"Thanks to the advance of industry and science," says Sismondi, "every labourer can produce every day much more than his consumption requires. But at the same time, whilst his labour produces wealth, that wealth would, were he called on to consume it himself, make him less fit for labour." According to him, "men," [i.e., non-workers] "would probably prefer to do without all artistic perfection, and all the enjoyments that manufacturers procure for us, if it were necessary that all should buy them by constant toil like that of the labourer.... Exertion to-day is separated from its recompense; it is not the same man that first works, and then reposes; but it is because the one works that the other rests.... The indefinite multiplication of the productive powers of labour can then only have for result the increase of luxury and enjoyment of the idle rich."27
Finally Destutt de Tracy, the fish-blooded bourgeois doctrinaire, blurts out brutally: "In poor nations the people are comfortable, in rich nations they are generally poor."28
[19.] Whilst during the last six months of 1866, 80-90,000 working people in London were thrown out of work, the Factory Report for that same half year says: "It does not appear absolutely true to say that demand will always produce supply just at the moment when it is needed. It has not done so with labour, for much machinery has been idle last year for want of hands." (Rep. of Insp. of Fact., 31st Oct., 1866, p. 81.)
[20.] Opening address to the Sanitary Conference, Birmingham, January 15th, 1875, by J. Chamberlain, Mayor of the town, now (1883) President of the Board of Trade.
[21.] 781 Towns given in the census for 1861 for England and Wales "contained 10,960,998 inhabitants, while the villages and country parishes contained 9,105,226. In 1851, 580 towns were distinguished, and the population in them and in the surrounding country was nearly equal. But while in the subsequent ten years the population in the villages and the country increased half a million, the population in the 580 towns increased by a million and a half (1,554,067). The increase of the population of the country parishes is 6.5 per cent., and of the towns 17.3 per cent. The difference in the rates of increase is due to the migration from country to town. Three-fourths of the total increase of population has taken place in the towns. (Census, 8c., pp. 11 and 12.)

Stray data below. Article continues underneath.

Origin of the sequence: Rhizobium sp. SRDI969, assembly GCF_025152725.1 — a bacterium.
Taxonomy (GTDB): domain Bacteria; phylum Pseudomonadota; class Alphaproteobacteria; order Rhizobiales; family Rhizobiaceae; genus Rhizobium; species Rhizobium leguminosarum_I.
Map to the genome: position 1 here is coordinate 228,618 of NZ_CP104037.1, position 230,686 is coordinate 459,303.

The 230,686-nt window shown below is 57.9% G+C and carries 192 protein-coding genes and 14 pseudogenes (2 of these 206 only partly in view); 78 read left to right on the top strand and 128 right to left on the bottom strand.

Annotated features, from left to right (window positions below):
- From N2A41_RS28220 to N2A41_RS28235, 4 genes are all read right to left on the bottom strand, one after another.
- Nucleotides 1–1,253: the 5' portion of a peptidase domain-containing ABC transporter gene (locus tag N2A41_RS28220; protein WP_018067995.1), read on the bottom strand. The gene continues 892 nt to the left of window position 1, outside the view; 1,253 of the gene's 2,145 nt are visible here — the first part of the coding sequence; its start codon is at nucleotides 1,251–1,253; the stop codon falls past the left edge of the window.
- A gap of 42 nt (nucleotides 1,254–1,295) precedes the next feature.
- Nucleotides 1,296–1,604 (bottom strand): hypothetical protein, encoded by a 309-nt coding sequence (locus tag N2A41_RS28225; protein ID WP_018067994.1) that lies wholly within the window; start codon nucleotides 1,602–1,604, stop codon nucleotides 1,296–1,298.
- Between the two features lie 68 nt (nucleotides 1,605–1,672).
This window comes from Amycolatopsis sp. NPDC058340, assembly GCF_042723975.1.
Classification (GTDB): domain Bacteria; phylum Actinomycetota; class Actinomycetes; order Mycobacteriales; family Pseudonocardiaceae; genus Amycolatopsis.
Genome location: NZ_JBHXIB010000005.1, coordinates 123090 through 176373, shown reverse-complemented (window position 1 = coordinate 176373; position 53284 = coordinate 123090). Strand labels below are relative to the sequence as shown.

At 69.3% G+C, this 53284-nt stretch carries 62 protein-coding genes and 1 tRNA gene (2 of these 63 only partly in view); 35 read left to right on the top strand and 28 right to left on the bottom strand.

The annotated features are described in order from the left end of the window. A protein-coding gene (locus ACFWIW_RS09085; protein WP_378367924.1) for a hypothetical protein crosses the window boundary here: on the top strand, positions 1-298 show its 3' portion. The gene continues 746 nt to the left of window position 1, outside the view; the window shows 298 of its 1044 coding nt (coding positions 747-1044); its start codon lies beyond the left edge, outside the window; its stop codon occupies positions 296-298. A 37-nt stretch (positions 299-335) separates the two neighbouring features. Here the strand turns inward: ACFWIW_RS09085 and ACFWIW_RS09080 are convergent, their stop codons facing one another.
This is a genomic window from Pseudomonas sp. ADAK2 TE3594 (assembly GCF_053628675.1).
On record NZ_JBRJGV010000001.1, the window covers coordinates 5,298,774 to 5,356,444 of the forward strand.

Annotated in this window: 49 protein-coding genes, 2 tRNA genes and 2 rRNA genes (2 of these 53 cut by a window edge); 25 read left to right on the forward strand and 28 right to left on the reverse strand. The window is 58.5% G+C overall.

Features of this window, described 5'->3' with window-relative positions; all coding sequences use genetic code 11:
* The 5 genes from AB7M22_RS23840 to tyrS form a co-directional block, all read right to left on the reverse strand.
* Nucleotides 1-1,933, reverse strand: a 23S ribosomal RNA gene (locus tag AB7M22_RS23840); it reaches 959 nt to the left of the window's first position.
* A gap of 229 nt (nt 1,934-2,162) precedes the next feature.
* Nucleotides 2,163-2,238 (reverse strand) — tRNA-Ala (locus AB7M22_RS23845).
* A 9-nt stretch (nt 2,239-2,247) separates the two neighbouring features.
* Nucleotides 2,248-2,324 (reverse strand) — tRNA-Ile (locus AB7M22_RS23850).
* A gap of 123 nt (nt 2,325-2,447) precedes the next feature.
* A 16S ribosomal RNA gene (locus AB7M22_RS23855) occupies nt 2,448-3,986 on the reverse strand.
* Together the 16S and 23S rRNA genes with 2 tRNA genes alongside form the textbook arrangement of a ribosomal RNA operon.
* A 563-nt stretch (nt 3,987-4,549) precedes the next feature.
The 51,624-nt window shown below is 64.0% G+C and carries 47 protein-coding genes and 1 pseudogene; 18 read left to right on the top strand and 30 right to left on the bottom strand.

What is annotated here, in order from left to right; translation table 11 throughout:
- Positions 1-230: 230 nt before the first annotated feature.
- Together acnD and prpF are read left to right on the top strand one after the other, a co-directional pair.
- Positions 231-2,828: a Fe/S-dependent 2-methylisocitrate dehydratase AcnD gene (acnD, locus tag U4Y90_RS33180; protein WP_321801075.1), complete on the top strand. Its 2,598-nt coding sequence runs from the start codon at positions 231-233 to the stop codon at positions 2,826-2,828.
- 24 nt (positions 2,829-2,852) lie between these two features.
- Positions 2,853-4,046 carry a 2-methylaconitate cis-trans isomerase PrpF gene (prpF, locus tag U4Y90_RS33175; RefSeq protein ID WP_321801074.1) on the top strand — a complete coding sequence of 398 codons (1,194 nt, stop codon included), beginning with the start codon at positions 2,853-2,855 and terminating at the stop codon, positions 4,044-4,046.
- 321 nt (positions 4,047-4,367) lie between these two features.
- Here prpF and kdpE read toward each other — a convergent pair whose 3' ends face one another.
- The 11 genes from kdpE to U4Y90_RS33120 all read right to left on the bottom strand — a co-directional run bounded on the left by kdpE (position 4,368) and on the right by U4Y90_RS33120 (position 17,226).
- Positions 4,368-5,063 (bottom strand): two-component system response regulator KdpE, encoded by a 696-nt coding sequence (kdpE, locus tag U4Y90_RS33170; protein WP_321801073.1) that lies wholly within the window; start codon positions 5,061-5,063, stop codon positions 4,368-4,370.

[22.] Poverty seems favourable to generation." (A. Smith.) This is even a specially wise arrangement of God, according to the gallant and witty Abbé Galiani. "Iddio af che gli uomini che esercitano mestieri di prima utilità nascono abbondantemente." (Galiani, 1. c., p. 78.) "Misery up to the extreme point of famine and pestilence, instead of checking, tends to increase population." (S. Laing: National Distress, 1844, p. 69.) After Laing has illustrated this by statistics, he continues: "If the people were all in easy circumstances, the world would soon be depopulated."
[23.] "De jour en jour il devient donc plus clair que les rapports de production dans lesquels se meut la bourgeoisie n'ont pas un caractère un, uncaractère simple, mais un caractère de duplicité; que dans les mêmes rapports dans lesquels se produit la richesse, la misère se produit aussi; que dans les mêmes rapports dans lesquels il y a développement des forces productives, il y a une force productive de répression; que ces rapports ne produisent la richesse bourgeoise, c'est-à-dire la richesse de la classe bourgeoise, qu'en anéantissant continuellement la richesse des membres intégrants de cette classe et en produisant un prolétariat toujours croissant." (Karl Marx: Misère de la Philosophie, p. 116.)
[24.] G. Ortes: Della Economia Nazionale libri sei, 1777, in Custodi, Parte Moderns. t. xxi. pp. 6, 9, 22, 25, etc. Ortes says, 1. c., p. 32: "In luoco di progettar sistemi inutili per la felicità de'popoli, mi limiterò a investigare la ragione della loro infelicità."
[25.] A Dissertation on the Poor Laws. By a Well-wisher of Mankind. (The Rev. J. Townsend) 1786, republished Lond. 1817, pp. 15, 39, 41. This "delicate" parson, from whose work just quoted, as well as from his "Journey through Spain," Malthus often copies whole pages himself borrowed the greater part of his doctrine from Sir James Steuart, whom he however alters in the borrowing. E.g., when Steuart says: "Here, in slavery, was a forcible method of making mankind diligent," [for the non-workers]..."Men were then forced to work" [i.e., to work gratis for others], "because they were slaves of others; men are now forced to work" [i.e., to work gratis for non-workers] because they are the slaves of their necessities," he does not thence conclude, like the fat holder of benefices, that the wage-labourer must always go fasting. He wishes, on the contrary, to increase their wants and to make the increasing number of their wants a stimulous to their labour for the "more delicate."
[26.] Storch, l. c. t. iii., p. 223.
[27.] Sismondi l. c. pp. 79, 80, 85.
[28.] Destutt de Tracy, l. c. p. 231: "Les nations pauvres, c'est là où le peuple est à son aise; et les nations riches, c'est là où il est ordinairement pauvre."